Container Gardening

Gardening in containers can be a fun way to produce an abundance of vegetables, flowers, herbs, and even trees and shrubs.  Container plants add beauty to all kinds of areas and flourish on windowsills, patios, balconies, doorways, steps, decks or anywhere else you may have a spot outside.

Lots of you have mentioned that you’d like to plant a garden but do not have space…

Check out:  Container Gardening Guru

Goat Salad Anyone?

Is a bit of a misnomer because the pigs, chickens and lambs love all of this stuff as well… but it ALL started out for the goats at the Colchester Farm.
All of the animals will come a-running to get fruits and vegetables.  It has to be fairly fresh though, not more than one or two days since you peeled and ate that banana. 

What Other Stuff???
Table scraps consisting of vegetable and fruit – peelings, seeds, and cores – apples are a big hit with all!
Banana and orange peels…
Lettuce and other veggies from your fridge that aren’t quite fresh enough for your family, but not quite ready to start decomposing
Corn husks and cobs
The chickens will cheerfully peck at cucumber, carrots, and other veggie and fruit peelings and cores, especially melon rinds, and…
when pumpkin time arrives, ALL of the animals like to munch on the seeds, innards and gone-by pumpkins.  In fact we have pumpkin carving days at the farm in late October so you can carve your jack-o-lantern and leave the mess with us.
If you are clearing brush, they will eat most scrubby bushes, the leaves from rose bushes, poison ivy, large thorned brambles, etc…

A few exceptions: raw potato and peels are a no-no for the animals – cherry, peach, plum, azalea, and rhododendron branches and leaves are toxic especially when dried

More toxins: milkweed (even if it is offered, they won’t eat it), mountain laurel and European hemlock (although they love most evergreens) – our first year here, we sold Christmas trees, and the goats actually jumped their fence to get at the balsam / Fraser fir trees.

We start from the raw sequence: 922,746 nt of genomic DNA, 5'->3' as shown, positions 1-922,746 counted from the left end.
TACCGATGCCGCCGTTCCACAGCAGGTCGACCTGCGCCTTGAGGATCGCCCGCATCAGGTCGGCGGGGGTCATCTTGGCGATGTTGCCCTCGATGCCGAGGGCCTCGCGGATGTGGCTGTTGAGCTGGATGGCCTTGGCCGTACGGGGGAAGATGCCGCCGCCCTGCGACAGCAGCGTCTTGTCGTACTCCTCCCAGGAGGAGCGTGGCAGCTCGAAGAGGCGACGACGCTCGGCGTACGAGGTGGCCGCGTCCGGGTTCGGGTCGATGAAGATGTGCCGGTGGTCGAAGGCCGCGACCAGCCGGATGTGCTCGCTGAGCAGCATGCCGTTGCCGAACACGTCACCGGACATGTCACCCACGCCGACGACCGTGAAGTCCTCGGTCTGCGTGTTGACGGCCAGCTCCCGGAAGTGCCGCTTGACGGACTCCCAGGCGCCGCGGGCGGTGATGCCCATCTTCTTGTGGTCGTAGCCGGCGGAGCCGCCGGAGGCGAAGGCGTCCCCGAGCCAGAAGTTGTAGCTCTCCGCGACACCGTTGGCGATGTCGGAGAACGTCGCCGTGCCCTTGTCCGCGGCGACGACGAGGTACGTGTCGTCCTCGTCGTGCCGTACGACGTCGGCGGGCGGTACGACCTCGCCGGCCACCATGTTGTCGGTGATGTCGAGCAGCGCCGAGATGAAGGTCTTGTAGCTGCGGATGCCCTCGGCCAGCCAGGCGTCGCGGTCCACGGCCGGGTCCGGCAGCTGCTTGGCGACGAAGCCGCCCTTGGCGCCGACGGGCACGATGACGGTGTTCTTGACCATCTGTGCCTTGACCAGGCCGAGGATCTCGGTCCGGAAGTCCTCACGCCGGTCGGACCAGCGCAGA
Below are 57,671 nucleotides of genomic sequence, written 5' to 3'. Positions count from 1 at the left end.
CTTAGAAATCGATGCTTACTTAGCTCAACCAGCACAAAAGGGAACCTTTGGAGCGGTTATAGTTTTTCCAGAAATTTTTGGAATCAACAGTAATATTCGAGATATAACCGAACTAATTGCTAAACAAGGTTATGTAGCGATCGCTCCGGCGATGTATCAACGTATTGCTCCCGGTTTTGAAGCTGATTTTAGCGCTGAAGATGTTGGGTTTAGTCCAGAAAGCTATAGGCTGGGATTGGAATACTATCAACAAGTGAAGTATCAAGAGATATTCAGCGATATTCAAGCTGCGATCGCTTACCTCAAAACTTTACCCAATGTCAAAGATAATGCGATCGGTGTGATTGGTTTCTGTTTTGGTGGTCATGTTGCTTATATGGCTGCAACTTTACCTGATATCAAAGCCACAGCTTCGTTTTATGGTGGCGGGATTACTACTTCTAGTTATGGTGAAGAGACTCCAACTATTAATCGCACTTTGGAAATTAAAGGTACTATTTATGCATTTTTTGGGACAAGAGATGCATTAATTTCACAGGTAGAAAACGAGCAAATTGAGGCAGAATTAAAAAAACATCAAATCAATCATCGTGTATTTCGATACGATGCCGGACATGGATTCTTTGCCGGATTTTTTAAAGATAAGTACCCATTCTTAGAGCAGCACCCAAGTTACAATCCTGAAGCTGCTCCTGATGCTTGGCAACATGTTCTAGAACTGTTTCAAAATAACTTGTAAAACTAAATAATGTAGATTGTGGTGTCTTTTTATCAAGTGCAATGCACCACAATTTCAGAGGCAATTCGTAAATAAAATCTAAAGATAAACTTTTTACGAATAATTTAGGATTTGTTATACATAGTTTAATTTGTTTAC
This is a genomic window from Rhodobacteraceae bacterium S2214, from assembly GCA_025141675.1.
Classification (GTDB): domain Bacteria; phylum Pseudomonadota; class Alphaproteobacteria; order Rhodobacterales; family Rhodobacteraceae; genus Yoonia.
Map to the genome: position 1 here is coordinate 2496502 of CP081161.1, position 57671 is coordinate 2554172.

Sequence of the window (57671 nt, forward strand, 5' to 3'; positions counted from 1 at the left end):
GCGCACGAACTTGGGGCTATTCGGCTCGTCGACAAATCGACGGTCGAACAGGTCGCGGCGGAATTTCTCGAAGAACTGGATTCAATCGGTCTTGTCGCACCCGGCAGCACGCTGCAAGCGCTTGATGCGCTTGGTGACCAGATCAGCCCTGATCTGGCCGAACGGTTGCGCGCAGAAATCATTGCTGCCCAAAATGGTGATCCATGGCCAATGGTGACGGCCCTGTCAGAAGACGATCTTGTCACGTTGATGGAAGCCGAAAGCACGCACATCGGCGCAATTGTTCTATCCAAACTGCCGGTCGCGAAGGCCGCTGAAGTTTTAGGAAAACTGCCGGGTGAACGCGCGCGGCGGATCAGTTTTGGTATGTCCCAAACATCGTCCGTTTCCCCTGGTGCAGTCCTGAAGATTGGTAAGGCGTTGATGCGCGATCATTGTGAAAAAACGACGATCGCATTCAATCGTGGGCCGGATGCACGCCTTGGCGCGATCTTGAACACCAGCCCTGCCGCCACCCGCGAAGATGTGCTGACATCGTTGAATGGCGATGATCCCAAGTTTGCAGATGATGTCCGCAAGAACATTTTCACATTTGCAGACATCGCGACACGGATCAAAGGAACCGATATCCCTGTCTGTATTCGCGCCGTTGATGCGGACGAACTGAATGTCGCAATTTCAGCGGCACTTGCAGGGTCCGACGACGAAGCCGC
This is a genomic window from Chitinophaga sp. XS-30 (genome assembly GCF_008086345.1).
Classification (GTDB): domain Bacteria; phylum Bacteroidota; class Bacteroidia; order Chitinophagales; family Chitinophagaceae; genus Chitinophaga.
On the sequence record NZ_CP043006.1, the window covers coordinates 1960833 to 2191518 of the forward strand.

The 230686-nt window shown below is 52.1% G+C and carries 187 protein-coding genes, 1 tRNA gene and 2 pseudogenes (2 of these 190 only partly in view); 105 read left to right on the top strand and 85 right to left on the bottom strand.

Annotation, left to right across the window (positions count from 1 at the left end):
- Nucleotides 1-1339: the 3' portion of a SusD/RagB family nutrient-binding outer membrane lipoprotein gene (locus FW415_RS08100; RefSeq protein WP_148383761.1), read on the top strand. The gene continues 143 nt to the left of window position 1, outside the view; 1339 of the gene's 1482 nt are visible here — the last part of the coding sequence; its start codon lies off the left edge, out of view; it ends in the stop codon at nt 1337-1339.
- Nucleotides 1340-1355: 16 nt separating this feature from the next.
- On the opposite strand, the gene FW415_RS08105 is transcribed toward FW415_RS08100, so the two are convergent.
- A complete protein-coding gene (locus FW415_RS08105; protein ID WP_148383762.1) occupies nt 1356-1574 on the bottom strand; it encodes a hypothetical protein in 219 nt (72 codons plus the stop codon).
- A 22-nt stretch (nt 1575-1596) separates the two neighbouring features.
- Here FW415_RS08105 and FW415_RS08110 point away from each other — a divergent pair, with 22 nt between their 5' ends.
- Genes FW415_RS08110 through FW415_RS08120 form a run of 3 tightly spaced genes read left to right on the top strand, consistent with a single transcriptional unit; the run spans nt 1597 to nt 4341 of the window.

Got an oak tree in your yard?  Pigs LOVE acorns.
Bring ‘em by for them but leave some in your yard for the chipmunks and squirrels. 

If you can’t get to the farm while your table scraps are fresh, you can still participate in the earth-friendly activity of adding to our organic compost.  Your trash won’t be nearly as smelly or bulky & messy.
Tall weeds and grasses from your yard, even dandelion greens and the flowers… are all welcome.
We’ll gladly and gratefully take grass clippings (chemical -free, of course) eggshells and coffee grounds; they are all valuable in the compost.  Please separate from the goat salad! 

When doing your fall raking of oak, maple, birch, etc… bag ’em and instead of bringing them to the dump, bring ’em  to the farm.
We discovered that the first year we tilled the soil, there were no earth worms to be found, after adding this stuff for 4 years we noticed a few.  Now, there are lots and lots of beautiful earthworms in Colchester Neighborhood Farm ground… a sign of a healthy and happy soil.
We have learned that it takes about 10 years to build up a strong organic soil so, we need all of this matter to add the nutrients. 

Pine needles are great mulch for berries!

Work, work, work.

We have been BUSY on the farm over the past couple of weekends.  With the weather warming up there has been much to do and too few hours, as always happens this time of year.

We’re working on catching the blog up to the progress, but we wanted to share a big step with you that we finished yesterday.  If you’ve been by the farm any time over the past few months, you’ve probably noticed that the main garden in the front has been fallow and covered with big trash bags.  Those trash bags were actually bags of leaves that have been collected from farm boxers, friends, and cheerful neighbors of Colchester Farm.

Those leaves get spread out onto the soil and then ground in using the tractor.  Decomposing leaves are one of the best soil additives in the world.  Not only do they add vital nutrients, but earthworms also love them.  Any garden with happy earthworms is a good garden!  If you’ve ever had a chance to observe the soil at Colchester, you can’t help but notice how rich and beautiful it is.  Tha’ts because every year hundreds of pounds of fallen leaves are incorporated in, building the excellent soil that nourishes our veggies.

It’s a sure sign of the coming season that this garden is now prepared.  Once the weather warms up just a touch more, we’ll be able to start planting in there.  We can’t wait!

First the bags were opened and dumped into the beds:


Second, the leaves were spread to an even thickness (this is the fun part!):  kicking-leaves

Next, Ron came in and dumped several loads of compost into the beds, then went over them with the tiller a few times to incorporate all the added goodies into the soil:

ron tilling

Taylor even got a lesson on the Kubota!

Taylor on the tractor

The final step was evening out the beds, which was done in a snap.  With all the helpers, it was finished in just a few short, fun hours.  Now the beds will sit for a few weeks while the worms go to work breaking down all those leaves and getting it ready for us to work in.